Most of these former bills were debated and studied in committee in previous Parliaments. Over the course of the past five years, the House of Commons Standing Committee on Justice and Human Rights and the Senate Committee on Legal and Constitutional Affairs have spent at least 86 days discussing these measures. This includes 197 hours of discussion, 107 hours of debate, 295 speeches, and 486 witness appearances. By acting swiftly to reintroduce these reforms, we fulfilled our electoral promise to move forward with this legislation and pass it within 100 days.
Our approach is meant to be balanced: it addresses prevention, enforcement, and rehabilitation and respects the rights of the accused, while also respecting victims’ interests as well as community safety. This approach reflects the reality that Canadians lose faith in the criminal justice system when they feel the punishment does not fit the crime.
Although there is a cost to having proportionate sentences, there is also a significant cost to victims and Canadian society as a whole. In 2008, crime in Canada cost an estimated $99 billion, the majority of which—$82.5 billion or 83%—was borne by the victims. Victim costs include the value of damage or stolen property, pain and suffering, loss of income, and health services.
Crime is expensive in financial terms, but even costlier in social terms. What critics often forget to tell Canadians is that there is a cost to crime whatever way you look at it. There are costs related to prevention as well as to detain and rehabilitate offenders. On the other hand, there are costs associated with allowing criminals to roam our streets, trying to keep track of them, and when we do lose track of their whereabouts and they re-offend, the impact can be devastating. Canadians would agree with us that as a law-abiding society we would rather keep criminals behind bars because the costs are much higher if we do not do anything.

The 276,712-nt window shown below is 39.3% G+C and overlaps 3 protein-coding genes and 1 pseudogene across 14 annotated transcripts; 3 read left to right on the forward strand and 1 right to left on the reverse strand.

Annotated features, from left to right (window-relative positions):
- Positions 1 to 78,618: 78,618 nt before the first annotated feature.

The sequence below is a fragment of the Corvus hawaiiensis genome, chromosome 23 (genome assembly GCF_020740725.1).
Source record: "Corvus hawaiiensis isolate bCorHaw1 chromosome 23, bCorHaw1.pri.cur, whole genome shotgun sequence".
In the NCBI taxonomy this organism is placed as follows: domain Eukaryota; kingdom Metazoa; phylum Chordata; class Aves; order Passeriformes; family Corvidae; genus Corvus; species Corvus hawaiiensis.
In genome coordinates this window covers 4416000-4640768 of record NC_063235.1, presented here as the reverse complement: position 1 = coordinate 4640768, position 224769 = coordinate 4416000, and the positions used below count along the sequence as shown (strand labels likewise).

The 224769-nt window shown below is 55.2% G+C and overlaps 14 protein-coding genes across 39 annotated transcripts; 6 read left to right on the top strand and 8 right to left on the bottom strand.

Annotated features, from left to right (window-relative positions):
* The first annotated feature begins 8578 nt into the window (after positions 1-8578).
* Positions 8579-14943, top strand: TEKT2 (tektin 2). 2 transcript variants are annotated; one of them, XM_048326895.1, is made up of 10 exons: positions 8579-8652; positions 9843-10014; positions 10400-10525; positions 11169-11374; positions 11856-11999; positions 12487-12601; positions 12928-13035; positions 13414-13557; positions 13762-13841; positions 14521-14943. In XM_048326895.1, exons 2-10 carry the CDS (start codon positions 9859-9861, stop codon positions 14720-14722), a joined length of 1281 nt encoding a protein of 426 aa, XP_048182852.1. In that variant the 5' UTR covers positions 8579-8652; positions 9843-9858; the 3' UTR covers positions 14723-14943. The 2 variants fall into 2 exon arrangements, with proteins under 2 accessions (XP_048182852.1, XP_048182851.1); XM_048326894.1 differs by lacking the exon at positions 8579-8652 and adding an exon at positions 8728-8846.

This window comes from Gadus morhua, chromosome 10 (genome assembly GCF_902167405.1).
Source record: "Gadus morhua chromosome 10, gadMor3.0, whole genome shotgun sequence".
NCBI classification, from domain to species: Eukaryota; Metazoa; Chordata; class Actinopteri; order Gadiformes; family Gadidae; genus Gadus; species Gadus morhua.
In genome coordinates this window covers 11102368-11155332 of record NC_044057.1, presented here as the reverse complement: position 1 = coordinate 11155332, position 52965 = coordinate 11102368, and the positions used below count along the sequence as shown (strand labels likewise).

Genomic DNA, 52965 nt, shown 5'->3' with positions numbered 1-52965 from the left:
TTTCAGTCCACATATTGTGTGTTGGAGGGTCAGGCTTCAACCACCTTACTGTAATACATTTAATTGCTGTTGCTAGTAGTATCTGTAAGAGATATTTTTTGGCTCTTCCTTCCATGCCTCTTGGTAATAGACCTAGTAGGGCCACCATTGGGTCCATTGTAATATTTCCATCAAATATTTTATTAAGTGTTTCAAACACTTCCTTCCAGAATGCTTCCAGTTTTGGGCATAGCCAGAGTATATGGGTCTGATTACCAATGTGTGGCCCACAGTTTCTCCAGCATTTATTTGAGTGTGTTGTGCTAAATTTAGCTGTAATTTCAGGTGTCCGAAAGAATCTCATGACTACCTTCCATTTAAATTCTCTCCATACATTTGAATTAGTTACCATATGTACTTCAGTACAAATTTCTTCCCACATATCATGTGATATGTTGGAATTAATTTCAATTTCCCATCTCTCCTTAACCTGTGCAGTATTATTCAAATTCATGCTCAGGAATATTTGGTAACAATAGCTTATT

Tougher and longer sentences are necessary to protect society from violent and dangerous offenders. All sentences must hold offenders accountable for their crimes, and rehabilitation plays an important part in the sentencing process. Violent or dangerous offenders may require longer sentences in order to effectively achieve this sentencing objective. Prematurely returning an offender to the environment that led to the behaviour in the first place is not in the best interests of the offender or of society.
It is important to note that deterrence is not the only purpose of mandatory minimum penalties, as they also respond to other sentencing objectives set out in section 718 of the Criminal Code. These include conveying society’s denunciation of particularly blameworthy conduct and separating the perpetrators from society. The imposition of mandatory minimum penalties is exceptional and signals the need for the judge to treat the offence seriously and consider the mandatory minimum as merely the starting point when determining an appropriate sentence. By introducing such penalties, our government is sending a strong message that serious crimes will not be tolerated.
Our government wants to ensure that child sexual abuse offences and serious drug offences that are linked to organized crime, involve violence, or target youth result in mandatory jail time. We will continue to deliver on our promises to Canadians to protect our families and communities by cracking down on crime.
I note your concerns for missing and murdered Aboriginal women. The Government of Canada made a commitment in the 2010 Speech from the Throne to ensure that all women in Canada, including Aboriginal women, are safe and secure regardless of the community in which they live.